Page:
Individuals seeking to enroll in South Dakota's medical marijuana program must undergo a pre-application medical evaluation. As required by law, state-licensed physicians must evaluate all applicants and certify their eligibility to participate in the program. Upon completion of the medical assessment, applicants receive emails notifying them of their newly created patient accounts on the program's application portal. The DOH requires applicants to log onto their profiles, with the temporary passwords provided, to activate the accounts. Applicants must then change their temporary passwords before continuing to the online application.
Completing the online application involves providing all the required information and uploading the necessary accompanying documents. The documents required for applying as a patient in South Dakota's medical marijuana program include:
The applicant must also indicate their desire to cultivate medical cannabis at home and provide the details of their designated caregiver while completing their registration. A minor applying for a South Dakota medical marijuana card must also provide an attestation from their custodial parent or legal guardian.
After providing the required information, the applicant can then pay their application fee online. If they designated a caregiver, this individual will receive an email to create their registry account and complete their online application too.
Yes. Caregivers help patients with the cultivation, purchasing, and administering of medical marijuana. While adult patients may name caregivers, South Dakota requires minor patients to designate caregivers while enrolling in its medical marijuana program. According to SDCL 34-20G-1(10), a medical marijuana caregiver in South Dakota must be 21 years or older and not have a prior felony conviction that disqualifies them.
The DOH is not responsible for assigning caregivers to patients. Patients, or individuals responsible for patients' medical decisions, notify the DOH of their preferred caregivers through their evaluating healthcare practitioners. By default, the DOH makes the parents or legal guardians of minors their primary caregivers. However, if the reviewing physicians believe that minor patients require multiple caregivers, their parents can name other people to be caregivers as well. Adult patients may also have several caregivers if their assessing healthcare practitioners recommend this option. Patients can appoint healthcare or residential care facility personnel to be their primary caregivers on the premises after obtaining their consent.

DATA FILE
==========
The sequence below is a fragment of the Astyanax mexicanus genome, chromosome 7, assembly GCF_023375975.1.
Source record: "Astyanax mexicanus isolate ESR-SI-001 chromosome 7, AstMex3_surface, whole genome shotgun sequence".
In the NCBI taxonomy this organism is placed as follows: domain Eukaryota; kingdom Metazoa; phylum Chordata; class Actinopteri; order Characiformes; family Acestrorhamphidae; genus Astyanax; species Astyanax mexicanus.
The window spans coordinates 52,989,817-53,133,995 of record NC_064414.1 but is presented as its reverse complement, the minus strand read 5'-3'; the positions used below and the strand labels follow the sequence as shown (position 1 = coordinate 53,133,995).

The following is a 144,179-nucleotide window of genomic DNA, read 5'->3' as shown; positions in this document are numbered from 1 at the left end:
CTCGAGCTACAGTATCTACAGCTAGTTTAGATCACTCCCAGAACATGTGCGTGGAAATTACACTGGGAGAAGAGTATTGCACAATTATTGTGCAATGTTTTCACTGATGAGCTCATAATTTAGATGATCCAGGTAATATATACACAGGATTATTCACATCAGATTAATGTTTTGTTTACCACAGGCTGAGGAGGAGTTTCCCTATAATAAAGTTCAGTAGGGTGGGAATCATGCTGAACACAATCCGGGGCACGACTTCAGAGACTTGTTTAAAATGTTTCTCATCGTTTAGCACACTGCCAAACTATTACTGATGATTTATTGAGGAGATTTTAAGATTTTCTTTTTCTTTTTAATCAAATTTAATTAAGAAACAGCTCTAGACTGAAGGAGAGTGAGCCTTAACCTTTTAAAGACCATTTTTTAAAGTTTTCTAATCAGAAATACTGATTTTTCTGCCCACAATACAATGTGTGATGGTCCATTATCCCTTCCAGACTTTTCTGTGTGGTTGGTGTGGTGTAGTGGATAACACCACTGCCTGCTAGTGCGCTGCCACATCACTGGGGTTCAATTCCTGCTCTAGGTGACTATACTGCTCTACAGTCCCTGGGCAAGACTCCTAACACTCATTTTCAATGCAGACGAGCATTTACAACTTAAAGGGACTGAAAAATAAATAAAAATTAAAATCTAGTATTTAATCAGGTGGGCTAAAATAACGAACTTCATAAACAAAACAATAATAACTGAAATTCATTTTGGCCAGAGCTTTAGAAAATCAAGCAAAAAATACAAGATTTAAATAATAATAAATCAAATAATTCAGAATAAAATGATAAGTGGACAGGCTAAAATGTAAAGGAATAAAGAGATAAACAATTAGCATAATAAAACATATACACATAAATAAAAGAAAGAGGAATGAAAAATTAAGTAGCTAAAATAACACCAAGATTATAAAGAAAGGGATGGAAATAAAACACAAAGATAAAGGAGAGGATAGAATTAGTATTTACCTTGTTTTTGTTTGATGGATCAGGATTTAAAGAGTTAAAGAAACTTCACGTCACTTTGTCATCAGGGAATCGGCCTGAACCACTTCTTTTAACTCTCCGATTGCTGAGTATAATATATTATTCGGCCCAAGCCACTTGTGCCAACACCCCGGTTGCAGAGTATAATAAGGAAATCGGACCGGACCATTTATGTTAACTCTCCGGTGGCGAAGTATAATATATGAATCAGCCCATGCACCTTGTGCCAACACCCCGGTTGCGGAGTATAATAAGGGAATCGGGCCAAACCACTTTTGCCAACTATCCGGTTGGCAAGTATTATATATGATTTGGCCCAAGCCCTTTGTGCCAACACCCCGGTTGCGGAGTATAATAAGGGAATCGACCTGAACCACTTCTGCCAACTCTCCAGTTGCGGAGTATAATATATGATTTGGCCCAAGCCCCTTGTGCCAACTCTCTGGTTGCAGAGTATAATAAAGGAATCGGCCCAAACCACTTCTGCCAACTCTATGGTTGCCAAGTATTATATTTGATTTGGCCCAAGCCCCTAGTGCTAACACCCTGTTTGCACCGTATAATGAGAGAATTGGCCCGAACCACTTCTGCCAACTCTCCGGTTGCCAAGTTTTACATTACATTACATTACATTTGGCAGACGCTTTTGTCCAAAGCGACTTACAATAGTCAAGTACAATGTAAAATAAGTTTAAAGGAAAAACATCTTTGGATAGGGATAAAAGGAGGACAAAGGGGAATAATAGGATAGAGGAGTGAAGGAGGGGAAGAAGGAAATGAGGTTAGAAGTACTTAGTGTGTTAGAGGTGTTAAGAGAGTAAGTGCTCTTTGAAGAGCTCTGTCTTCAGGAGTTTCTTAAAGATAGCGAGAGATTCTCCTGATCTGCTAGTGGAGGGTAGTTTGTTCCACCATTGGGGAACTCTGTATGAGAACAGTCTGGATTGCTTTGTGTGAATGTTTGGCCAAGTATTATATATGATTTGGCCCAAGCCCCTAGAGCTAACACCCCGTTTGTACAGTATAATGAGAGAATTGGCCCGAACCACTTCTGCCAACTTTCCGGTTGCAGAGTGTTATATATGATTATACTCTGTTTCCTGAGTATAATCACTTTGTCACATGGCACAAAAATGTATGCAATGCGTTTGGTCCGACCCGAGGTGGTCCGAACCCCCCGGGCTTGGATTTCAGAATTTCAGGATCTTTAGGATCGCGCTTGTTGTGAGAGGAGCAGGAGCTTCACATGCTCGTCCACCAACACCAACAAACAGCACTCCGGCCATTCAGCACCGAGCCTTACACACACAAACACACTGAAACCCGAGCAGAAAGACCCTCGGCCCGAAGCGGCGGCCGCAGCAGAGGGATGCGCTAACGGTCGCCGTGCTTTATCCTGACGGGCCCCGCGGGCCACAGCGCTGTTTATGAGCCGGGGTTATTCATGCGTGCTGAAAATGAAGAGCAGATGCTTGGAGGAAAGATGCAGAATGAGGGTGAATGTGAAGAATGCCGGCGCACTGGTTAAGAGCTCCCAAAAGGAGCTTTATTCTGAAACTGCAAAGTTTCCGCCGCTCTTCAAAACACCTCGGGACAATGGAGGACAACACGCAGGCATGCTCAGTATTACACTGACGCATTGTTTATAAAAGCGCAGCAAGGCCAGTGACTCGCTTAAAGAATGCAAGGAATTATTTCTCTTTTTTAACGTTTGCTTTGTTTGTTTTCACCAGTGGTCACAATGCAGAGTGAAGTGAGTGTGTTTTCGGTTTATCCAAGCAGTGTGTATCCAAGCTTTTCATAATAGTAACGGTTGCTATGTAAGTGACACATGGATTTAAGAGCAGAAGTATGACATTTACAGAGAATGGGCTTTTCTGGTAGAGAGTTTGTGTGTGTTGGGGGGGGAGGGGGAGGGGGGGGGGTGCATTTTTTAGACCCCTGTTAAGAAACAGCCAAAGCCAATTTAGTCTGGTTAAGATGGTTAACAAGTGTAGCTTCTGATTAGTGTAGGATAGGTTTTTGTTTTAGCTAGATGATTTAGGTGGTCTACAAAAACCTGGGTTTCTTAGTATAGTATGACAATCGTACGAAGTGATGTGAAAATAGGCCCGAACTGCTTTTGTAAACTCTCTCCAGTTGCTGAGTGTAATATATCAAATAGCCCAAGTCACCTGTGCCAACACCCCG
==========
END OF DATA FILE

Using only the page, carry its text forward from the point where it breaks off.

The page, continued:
In South Dakota, a primary caregiver can only care for up to five patients at a time. An exception is made for healthcare or residential care personnel. These individuals can care for more than five patients as long as these patients reside on their facilities' premises.
South Dakota charges a $75 annual registration fee for its medical marijuana card. However, applicants who can prove their low-income status pay a reduced fee of $20. The state charges an extra $20 fee to medical marijuana patients wishing to cultivate cannabis at home. There is also an additional $20 fee for each additional designated caregiver for individuals designating multiple caregivers. Out-of-state patients applying for South Dakota's medical marijuana card must pay a $75 fee when submitting their applications. A South Dakota medical marijuana card must be renewed annually. The state charges the same fees for renewal as initial application.
When visiting a licensed medical marijuana dispensary to purchase medical cannabis in South Dakota, you must provide your medical cannabis card, photo ID, and written certification from your evaluating healthcare practitioner. Dispensaries require these documents to verify your identity, registration status, and the prescribed amount of medical cannabis.
Medical marijuana cardholders in South Dakota must renew their medical marijuana cards no later than 45 days before they expire. To renew your South Dakota medical marijuana card, you must be re-evaluated by a state-licensed healthcare practitioner and then visit the medical marijuana portal online to complete the renewal application and make payments. Patients can remove, add, or substitute caregivers at the time of renewal.
In South Dakota, there have been no fatal overdoses resulting solely from cannabis use. According to the Center for Disease Control and Prevention, a fatal overdose from cannabis use is unlikely. The similarities between the typical effects of marijuana use and the symptoms of marijuana overdose make discerning an overdose symptom tricky. Some of these overdose symptoms include extreme versions of the following;
No, in a resource guide publication by South Dakota's Stanford school of medicine on alcohol and drug use during pregnancy, Cannabis use during pregnancy was strongly advised against including its use in nausea relief by pregnant and breastfeeding mothers. Due to the effects of THC, cannabis's main psychoactive compound, and the fast rate at which it spreads throughout the body. When ingested, cannabis is absolved into the bloodstream reducing the amount of oxygen it carries hence affecting heart rate and blood pressure. Several developmental issues in infants have also been linked to cannabis use by their mothers during pregnancy, which includes;
Hence, pregnant and breastfeeding mothers should steer clear of consuming cannabis through any means. This is due to cannabis effects remaining the same, no matter the mode of consumption.